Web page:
sets forth the statutory presumption that "[o]rdinarily, when one renders service or transfers property which is valuable to another, which the latter accepts, a promise is implied to pay the reasonable value thereof." 9
The Yohs, who authorized the Daniels to improve the house, accepted the improvements by moving back in and living there. The Yohs were aware the Daniels were improving the house beyond the minimum required by the lender. The Daniels improved the house with the intention of personally benefiting therefrom and not as a gratuity to the Yohs.
Furthermore, unlike quantum meruit, a claim for unjust enrichment does not require a showing of the anticipation of compensation. Quantum meruit relies on an implied promise of compensation. 10
This is in essence an implied contract. 11
Unjust enrichment differs. "Even if no express or implied contract arose between the parties, an obligation to pay arises upon the theory of unjust enrichment where a benefit has been conferred upon the party sought to be held liable for the value, which is analogous to quantum meruit in that the duty to pay arises out of the receipt of a benefit. A party cannot receive and retain the benefit of another's labor without the duty to pay for the reasonable value of such work." 12
Thus, Regional Pacesetters v. Halpern Enterprises 13
held a jury could find unjust enrichment where the plaintiff had improved the leased premises believing it had a five-year extension on its lease. Whether defendant "induced plaintiff to expend sums of money which unjustly inured to [defendant's] benefit is indeed a question of material fact" for the jury. 14
Because an implied contract is not necessary for unjust enrichment, a showing of an expectation of compensation is not required. 15
The trial court did not err in refusing to grant a directed verdict.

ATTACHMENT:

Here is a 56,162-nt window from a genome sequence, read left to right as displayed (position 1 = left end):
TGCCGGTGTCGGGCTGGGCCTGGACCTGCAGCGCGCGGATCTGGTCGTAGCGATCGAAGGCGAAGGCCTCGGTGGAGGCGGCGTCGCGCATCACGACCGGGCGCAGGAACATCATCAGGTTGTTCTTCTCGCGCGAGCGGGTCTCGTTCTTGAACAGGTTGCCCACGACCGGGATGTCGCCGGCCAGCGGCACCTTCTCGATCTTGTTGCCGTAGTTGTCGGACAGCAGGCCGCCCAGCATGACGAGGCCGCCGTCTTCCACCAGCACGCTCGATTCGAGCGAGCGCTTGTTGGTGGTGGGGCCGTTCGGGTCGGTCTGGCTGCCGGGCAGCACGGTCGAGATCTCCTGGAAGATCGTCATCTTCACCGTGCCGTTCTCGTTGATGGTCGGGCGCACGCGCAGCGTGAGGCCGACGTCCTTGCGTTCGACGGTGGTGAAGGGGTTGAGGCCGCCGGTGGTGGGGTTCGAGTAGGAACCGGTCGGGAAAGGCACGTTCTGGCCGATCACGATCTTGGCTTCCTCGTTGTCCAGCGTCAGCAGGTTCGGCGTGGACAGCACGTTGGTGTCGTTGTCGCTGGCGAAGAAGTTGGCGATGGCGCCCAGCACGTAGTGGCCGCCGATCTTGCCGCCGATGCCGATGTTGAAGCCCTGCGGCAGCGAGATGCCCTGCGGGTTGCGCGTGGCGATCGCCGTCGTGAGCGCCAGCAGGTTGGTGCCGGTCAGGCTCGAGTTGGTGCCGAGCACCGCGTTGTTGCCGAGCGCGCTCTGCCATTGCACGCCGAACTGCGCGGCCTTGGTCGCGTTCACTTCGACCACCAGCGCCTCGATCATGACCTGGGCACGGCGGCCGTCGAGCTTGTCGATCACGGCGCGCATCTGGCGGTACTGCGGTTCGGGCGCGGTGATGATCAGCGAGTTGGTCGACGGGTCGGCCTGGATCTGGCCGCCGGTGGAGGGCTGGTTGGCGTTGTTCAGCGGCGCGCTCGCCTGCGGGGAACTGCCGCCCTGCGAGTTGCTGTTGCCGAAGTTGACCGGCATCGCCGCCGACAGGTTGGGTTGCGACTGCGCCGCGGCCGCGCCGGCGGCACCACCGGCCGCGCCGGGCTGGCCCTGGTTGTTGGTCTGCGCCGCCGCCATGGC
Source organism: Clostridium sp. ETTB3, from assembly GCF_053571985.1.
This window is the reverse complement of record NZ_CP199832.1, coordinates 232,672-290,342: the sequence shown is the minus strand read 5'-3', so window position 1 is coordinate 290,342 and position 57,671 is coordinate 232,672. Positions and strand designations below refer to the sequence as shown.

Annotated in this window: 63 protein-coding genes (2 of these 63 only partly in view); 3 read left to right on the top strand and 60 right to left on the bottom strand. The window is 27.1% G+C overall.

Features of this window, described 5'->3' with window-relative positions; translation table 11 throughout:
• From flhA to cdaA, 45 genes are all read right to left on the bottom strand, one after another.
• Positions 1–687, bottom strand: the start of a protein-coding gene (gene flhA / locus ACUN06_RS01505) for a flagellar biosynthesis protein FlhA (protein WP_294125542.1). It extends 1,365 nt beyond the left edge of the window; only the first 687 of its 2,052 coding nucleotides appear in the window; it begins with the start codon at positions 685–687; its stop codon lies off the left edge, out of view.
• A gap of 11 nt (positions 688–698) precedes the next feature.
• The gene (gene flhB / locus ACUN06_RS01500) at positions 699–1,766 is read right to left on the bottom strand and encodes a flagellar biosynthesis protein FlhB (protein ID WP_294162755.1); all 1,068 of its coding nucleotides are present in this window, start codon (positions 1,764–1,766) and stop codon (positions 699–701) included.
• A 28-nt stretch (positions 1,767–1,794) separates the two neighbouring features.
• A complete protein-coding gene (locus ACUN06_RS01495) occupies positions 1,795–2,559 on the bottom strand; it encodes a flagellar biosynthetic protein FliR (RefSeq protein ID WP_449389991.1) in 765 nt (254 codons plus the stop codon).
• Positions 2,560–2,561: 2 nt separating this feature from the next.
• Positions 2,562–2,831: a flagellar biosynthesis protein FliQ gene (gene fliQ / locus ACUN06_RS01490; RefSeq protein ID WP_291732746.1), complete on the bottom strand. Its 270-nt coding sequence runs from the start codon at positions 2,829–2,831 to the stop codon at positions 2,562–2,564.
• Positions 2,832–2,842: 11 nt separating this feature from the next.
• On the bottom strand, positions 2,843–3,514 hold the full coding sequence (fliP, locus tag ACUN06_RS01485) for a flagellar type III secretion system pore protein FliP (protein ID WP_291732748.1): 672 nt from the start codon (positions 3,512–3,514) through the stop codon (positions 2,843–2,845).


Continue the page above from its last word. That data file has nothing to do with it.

4. Pursuant to OCGA 5-6-6
, the Daniels moved for damages for frivolous appeal. The Yohs never disputed they had unilaterally breached the real estate contract. The Daniels brought this action to recover for the improvements to the Yohs' house in anticipation of the sale and to recoup for items stolen by the Yohs. It does not appear that there was any valid reason for the Yohs to anticipate reversal of the trial court's judgment.
We conclude that this appeal was brought only for purposes of delay. The Daniels' motion for ten percent damages for frivolous appeal is granted. 16
The clerk is directed to enter ten percent damages upon the remittitur.
MCMURRAY, Presiding Judge, concurring in the judgment only and dissenting in part.
While I agree that the judgment in this case should be affirmed, I cannot agree with all that is said in the majority's opinion and thus concur in the judgment only.
Furthermore, I respectfully dissent to the majority's imposition of a penalty upon appellants. In my view, it has not been established that this appeal is wholly frivolous. Moreover, such an endeavor as exercised by the majority serves only to inflict a chill upon the appeal process and thus impedes justice.
Bandy & Stagg, Lawrence A. Stagg, for appellants.